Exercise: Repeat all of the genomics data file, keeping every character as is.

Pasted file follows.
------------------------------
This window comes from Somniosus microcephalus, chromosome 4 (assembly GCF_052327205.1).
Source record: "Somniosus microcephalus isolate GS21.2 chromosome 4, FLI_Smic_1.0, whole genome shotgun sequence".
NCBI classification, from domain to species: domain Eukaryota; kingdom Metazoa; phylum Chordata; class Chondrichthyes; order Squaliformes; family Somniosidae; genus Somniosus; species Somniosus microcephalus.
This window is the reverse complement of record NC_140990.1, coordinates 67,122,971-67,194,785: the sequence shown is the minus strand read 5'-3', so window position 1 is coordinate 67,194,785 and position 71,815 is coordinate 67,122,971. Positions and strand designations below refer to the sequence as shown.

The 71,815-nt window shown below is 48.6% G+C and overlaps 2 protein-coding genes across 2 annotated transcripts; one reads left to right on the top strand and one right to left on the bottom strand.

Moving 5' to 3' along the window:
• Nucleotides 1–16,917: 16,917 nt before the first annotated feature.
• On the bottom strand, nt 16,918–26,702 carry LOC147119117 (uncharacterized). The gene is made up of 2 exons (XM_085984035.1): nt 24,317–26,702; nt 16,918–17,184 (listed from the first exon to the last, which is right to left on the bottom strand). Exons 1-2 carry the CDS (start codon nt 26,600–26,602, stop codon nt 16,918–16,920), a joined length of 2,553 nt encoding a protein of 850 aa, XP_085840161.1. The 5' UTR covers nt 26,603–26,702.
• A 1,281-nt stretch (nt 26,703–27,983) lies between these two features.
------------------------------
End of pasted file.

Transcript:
This window comes from Somniosus microcephalus, chromosome 4 (assembly GCF_052327205.1).
Source record: "Somniosus microcephalus isolate GS21.2 chromosome 4, FLI_Smic_1.0, whole genome shotgun sequence".
NCBI classification, from domain to species: domain Eukaryota; kingdom Metazoa; phylum Chordata; class Chondrichthyes; order Squaliformes; family Somniosidae; genus Somniosus; species Somniosus microcephalus.
This window is the reverse complement of record NC_140990.1, coordinates 67,122,971-67,194,785: the sequence shown is the minus strand read 5'-3', so window position 1 is coordinate 67,194,785 and position 71,815 is coordinate 67,122,971. Positions and strand designations below refer to the sequence as shown.

The 71,815-nt window shown below is 48.6% G+C and overlaps 2 protein-coding genes across 2 annotated transcripts; one reads left to right on the top strand and one right to left on the bottom strand.

Moving 5' to 3' along the window:
• Nucleotides 1–16,917: 16,917 nt before the first annotated feature.
• On the bottom strand, nt 16,918–26,702 carry LOC147119117 (uncharacterized). The gene is made up of 2 exons (XM_085984035.1): nt 24,317–26,702; nt 16,918–17,184 (listed from the first exon to the last, which is right to left on the bottom strand). Exons 1-2 carry the CDS (start codon nt 26,600–26,602, stop codon nt 16,918–16,920), a joined length of 2,553 nt encoding a protein of 850 aa, XP_085840161.1. The 5' UTR covers nt 26,603–26,702.
• A 1,281-nt stretch (nt 26,703–27,983) lies between these two features.